EUROPE’S LEADERS are gearing up for a high-stakes week of financial diplomacy that could determine Greece’s future — and the stability of the 16 other countries, including Ireland, that use the euro.
The first round of the talks began today when Germany’s foreign minister, Guido Westerwelle, hosted his Greek counterpart Dimitris Avramopoulos in a curtain-raiser to talks between their respective leaders, Angela Merkel and Antonis Samaras, on Friday.
Westerwelle said afterwards that Greece needs to meet its reform commitments, offering that “a substantial softening of the agreements and the agreed reforms is not possible from the German government’s point of view.”
He added that Germany “wants us to remain together in the eurozone” but that “the key to success lies in Athens.”
Neither Westerwelle nor Avramopoulos would be drawn on whether Greece can or should get more time to fulfill its austerity and reform targets, insisting that they would wait for a Troika report on Greece’s progress which is due next month.
Avramopoulos underlined Greece’s will to implement its reform plans and cautioned against careless talk about Greece’s future. “We need responsibility,” he said through an interpreter. “There must no longer be … the speculation about Greece’s position in the euro or outside the euro.”
French president Francois Hollande will meet Merkel in Berlin on Thursday, and then will meet Samaras in Paris on Saturday.
Jean-Claude Juncker, the Luxembourg prime minister who chairs the eurozone finance ministers’ meetings, is due in Athens to meet Samaras on Wednesday.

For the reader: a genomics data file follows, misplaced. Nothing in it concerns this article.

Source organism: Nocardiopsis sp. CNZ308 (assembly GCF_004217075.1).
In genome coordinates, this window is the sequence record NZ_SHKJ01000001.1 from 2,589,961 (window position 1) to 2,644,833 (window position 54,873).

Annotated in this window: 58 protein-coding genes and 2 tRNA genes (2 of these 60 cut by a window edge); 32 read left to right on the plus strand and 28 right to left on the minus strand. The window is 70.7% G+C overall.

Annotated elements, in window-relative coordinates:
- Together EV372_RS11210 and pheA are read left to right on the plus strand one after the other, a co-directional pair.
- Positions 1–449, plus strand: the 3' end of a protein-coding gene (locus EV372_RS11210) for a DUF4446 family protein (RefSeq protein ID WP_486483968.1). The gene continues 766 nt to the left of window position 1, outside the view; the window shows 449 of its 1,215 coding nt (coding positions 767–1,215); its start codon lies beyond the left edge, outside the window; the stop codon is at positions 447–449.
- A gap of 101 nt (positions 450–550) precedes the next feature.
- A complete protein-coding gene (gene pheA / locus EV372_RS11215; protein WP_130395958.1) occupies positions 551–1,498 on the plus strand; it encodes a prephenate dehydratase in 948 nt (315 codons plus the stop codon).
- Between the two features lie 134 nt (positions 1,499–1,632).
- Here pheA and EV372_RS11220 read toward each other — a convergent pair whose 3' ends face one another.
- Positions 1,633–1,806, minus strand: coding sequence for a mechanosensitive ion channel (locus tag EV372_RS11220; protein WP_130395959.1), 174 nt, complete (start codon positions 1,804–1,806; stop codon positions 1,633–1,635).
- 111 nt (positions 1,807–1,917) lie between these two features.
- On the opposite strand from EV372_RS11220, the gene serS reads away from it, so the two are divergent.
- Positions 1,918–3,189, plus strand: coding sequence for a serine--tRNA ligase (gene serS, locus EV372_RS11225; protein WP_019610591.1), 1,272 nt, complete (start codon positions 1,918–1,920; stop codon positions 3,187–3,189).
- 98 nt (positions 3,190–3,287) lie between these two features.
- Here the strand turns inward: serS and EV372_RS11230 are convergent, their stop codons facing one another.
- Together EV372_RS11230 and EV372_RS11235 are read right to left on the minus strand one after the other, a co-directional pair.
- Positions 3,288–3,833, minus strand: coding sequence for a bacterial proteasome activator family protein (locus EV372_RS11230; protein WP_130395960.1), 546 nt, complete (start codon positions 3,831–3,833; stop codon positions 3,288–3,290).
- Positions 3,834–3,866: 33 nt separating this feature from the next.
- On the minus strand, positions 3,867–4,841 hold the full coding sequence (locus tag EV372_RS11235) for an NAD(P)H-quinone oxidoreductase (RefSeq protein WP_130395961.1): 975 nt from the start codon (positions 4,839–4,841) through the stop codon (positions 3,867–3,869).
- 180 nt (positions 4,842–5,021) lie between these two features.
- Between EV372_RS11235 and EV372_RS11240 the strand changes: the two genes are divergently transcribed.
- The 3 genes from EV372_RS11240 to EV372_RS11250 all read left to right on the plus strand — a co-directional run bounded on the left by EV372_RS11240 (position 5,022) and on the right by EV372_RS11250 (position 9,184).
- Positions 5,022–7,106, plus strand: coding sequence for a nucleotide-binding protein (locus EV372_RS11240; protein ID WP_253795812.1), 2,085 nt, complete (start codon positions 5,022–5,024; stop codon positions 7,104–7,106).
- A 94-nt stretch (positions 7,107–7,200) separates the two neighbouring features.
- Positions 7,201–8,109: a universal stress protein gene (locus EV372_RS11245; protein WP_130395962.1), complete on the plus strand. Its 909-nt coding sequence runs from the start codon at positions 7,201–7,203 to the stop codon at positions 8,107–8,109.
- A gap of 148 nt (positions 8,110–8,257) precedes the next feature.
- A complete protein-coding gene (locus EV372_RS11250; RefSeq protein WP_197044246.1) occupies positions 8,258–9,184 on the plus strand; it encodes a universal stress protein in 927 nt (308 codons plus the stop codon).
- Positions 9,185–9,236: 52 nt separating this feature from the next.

Meanwhile, Greece’s finance officials are still hammering out a €11.5 billion package of spending cuts which Samaras considers necessary if Greece is to continue receiving the international funding that is protecting it from bankruptcy.
Despite taking a series of harsh austerity measures that saw salaries and pensions slashed and repeated rounds of tax hikes, the financial outcome has not been what European and Greek officials hoped for: Greece has fallen behind on implementing the reforms and austerity measures.
Should the Troika’s report find that Greece has not been meeting its bailout commitments, the country could face the prospect of having its funding cut off, forcing it into a chaotic default that would probably mean leaving the eurozone and triggering a new wave of panic about the currency’s future.
Samaras’ fragile three-party coalition government, formed after two elections in May and June, has said it hopes to renegotiate parts of the unpopular bailout conditions, mainly seeking an extension in the two-year austerity deadline.
But German officials and lawmakers have made it clear they have no appetite for granting Greece more time to comply with the terms of its rescue packages or other concessions.